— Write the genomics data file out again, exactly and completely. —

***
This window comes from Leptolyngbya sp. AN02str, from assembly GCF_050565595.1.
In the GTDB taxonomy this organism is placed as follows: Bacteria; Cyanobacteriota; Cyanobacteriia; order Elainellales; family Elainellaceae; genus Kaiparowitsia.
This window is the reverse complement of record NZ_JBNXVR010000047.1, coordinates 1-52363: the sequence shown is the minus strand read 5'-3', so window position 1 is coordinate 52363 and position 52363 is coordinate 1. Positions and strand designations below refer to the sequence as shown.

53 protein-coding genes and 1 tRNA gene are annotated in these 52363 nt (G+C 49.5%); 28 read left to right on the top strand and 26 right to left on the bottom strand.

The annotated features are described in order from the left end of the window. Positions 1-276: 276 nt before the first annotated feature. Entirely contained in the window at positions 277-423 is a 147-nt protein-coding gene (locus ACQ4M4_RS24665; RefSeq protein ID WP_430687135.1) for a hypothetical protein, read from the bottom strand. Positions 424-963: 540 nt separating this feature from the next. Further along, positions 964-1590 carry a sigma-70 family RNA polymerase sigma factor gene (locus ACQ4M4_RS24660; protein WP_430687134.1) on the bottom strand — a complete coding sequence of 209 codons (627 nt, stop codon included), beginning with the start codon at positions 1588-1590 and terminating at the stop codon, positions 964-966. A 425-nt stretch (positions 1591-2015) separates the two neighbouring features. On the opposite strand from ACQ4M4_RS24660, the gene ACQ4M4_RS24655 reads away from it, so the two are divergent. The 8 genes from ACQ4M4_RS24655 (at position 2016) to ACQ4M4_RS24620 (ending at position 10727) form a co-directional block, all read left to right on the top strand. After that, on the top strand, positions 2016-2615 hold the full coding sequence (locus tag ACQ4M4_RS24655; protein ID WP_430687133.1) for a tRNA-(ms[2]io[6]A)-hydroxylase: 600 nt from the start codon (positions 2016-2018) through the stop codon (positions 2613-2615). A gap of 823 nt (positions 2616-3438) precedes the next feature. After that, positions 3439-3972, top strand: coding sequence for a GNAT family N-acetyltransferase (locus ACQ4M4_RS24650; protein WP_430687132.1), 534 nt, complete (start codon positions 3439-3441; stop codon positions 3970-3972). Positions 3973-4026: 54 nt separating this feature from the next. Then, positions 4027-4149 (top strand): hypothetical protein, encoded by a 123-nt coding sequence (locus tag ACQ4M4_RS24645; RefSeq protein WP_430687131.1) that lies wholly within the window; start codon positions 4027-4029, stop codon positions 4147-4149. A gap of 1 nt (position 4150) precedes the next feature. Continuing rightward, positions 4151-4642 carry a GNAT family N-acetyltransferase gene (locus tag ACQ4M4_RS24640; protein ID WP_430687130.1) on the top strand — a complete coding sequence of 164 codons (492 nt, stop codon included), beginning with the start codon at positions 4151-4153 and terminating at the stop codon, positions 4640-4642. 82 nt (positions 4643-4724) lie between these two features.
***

This window comes from Leptolyngbya sp. AN02str, from assembly GCF_050565595.1.
In the GTDB taxonomy this organism is placed as follows: Bacteria; Cyanobacteriota; Cyanobacteriia; order Elainellales; family Elainellaceae; genus Kaiparowitsia.
This window is the reverse complement of record NZ_JBNXVR010000047.1, coordinates 1-52363: the sequence shown is the minus strand read 5'-3', so window position 1 is coordinate 52363 and position 52363 is coordinate 1. Positions and strand designations below refer to the sequence as shown.

53 protein-coding genes and 1 tRNA gene are annotated in these 52363 nt (G+C 49.5%); 28 read left to right on the top strand and 26 right to left on the bottom strand.

The annotated features are described in order from the left end of the window. Positions 1-276: 276 nt before the first annotated feature. Entirely contained in the window at positions 277-423 is a 147-nt protein-coding gene (locus ACQ4M4_RS24665; RefSeq protein ID WP_430687135.1) for a hypothetical protein, read from the bottom strand. Positions 424-963: 540 nt separating this feature from the next. Further along, positions 964-1590 carry a sigma-70 family RNA polymerase sigma factor gene (locus ACQ4M4_RS24660; protein WP_430687134.1) on the bottom strand — a complete coding sequence of 209 codons (627 nt, stop codon included), beginning with the start codon at positions 1588-1590 and terminating at the stop codon, positions 964-966. A 425-nt stretch (positions 1591-2015) separates the two neighbouring features. On the opposite strand from ACQ4M4_RS24660, the gene ACQ4M4_RS24655 reads away from it, so the two are divergent. The 8 genes from ACQ4M4_RS24655 (at position 2016) to ACQ4M4_RS24620 (ending at position 10727) form a co-directional block, all read left to right on the top strand. After that, on the top strand, positions 2016-2615 hold the full coding sequence (locus tag ACQ4M4_RS24655; protein ID WP_430687133.1) for a tRNA-(ms[2]io[6]A)-hydroxylase: 600 nt from the start codon (positions 2016-2018) through the stop codon (positions 2613-2615). A gap of 823 nt (positions 2616-3438) precedes the next feature. After that, positions 3439-3972, top strand: coding sequence for a GNAT family N-acetyltransferase (locus ACQ4M4_RS24650; protein WP_430687132.1), 534 nt, complete (start codon positions 3439-3441; stop codon positions 3970-3972). Positions 3973-4026: 54 nt separating this feature from the next. Then, positions 4027-4149 (top strand): hypothetical protein, encoded by a 123-nt coding sequence (locus tag ACQ4M4_RS24645; RefSeq protein WP_430687131.1) that lies wholly within the window; start codon positions 4027-4029, stop codon positions 4147-4149. A gap of 1 nt (position 4150) precedes the next feature. Continuing rightward, positions 4151-4642 carry a GNAT family N-acetyltransferase gene (locus tag ACQ4M4_RS24640; protein ID WP_430687130.1) on the top strand — a complete coding sequence of 164 codons (492 nt, stop codon included), beginning with the start codon at positions 4151-4153 and terminating at the stop codon, positions 4640-4642. 82 nt (positions 4643-4724) lie between these two features.